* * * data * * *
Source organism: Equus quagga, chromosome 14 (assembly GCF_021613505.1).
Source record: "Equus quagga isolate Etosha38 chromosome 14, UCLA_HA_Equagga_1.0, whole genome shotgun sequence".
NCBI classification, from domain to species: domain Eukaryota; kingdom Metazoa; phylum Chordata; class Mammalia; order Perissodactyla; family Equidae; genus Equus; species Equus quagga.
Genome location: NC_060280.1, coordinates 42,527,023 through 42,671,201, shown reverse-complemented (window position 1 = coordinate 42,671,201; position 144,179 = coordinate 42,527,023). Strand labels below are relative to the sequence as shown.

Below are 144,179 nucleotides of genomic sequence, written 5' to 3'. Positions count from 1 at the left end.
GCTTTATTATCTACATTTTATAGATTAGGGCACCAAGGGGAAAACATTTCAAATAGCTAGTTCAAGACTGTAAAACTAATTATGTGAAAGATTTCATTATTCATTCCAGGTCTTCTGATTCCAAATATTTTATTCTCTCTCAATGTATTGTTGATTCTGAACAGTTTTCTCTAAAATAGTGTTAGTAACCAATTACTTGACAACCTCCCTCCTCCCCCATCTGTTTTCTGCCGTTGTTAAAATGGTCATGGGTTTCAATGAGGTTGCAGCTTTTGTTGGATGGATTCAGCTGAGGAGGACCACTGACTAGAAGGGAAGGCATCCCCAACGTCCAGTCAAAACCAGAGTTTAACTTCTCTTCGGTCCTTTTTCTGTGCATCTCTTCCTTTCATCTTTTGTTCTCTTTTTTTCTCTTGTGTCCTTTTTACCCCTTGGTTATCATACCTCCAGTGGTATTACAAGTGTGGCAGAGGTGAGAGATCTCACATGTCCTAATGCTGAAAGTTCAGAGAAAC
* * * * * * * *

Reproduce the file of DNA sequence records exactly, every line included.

Source organism: Equus quagga, chromosome 14 (assembly GCF_021613505.1).
Source record: "Equus quagga isolate Etosha38 chromosome 14, UCLA_HA_Equagga_1.0, whole genome shotgun sequence".
NCBI classification, from domain to species: domain Eukaryota; kingdom Metazoa; phylum Chordata; class Mammalia; order Perissodactyla; family Equidae; genus Equus; species Equus quagga.
Genome location: NC_060280.1, coordinates 42,527,023 through 42,671,201, shown reverse-complemented (window position 1 = coordinate 42,671,201; position 144,179 = coordinate 42,527,023). Strand labels below are relative to the sequence as shown.

Below are 144,179 nucleotides of genomic sequence, written 5' to 3'. Positions count from 1 at the left end.
GCTTTATTATCTACATTTTATAGATTAGGGCACCAAGGGGAAAACATTTCAAATAGCTAGTTCAAGACTGTAAAACTAATTATGTGAAAGATTTCATTATTCATTCCAGGTCTTCTGATTCCAAATATTTTATTCTCTCTCAATGTATTGTTGATTCTGAACAGTTTTCTCTAAAATAGTGTTAGTAACCAATTACTTGACAACCTCCCTCCTCCCCCATCTGTTTTCTGCCGTTGTTAAAATGGTCATGGGTTTCAATGAGGTTGCAGCTTTTGTTGGATGGATTCAGCTGAGGAGGACCACTGACTAGAAGGGAAGGCATCCCCAACGTCCAGTCAAAACCAGAGTTTAACTTCTCTTCGGTCCTTTTTCTGTGCATCTCTTCCTTTCATCTTTTGTTCTCTTTTTTTCTCTTGTGTCCTTTTTACCCCTTGGTTATCATACCTCCAGTGGTATTACAAGTGTGGCAGAGGTGAGAGATCTCACATGTCCTAATGCTGAAAGTTCAGAGAAAC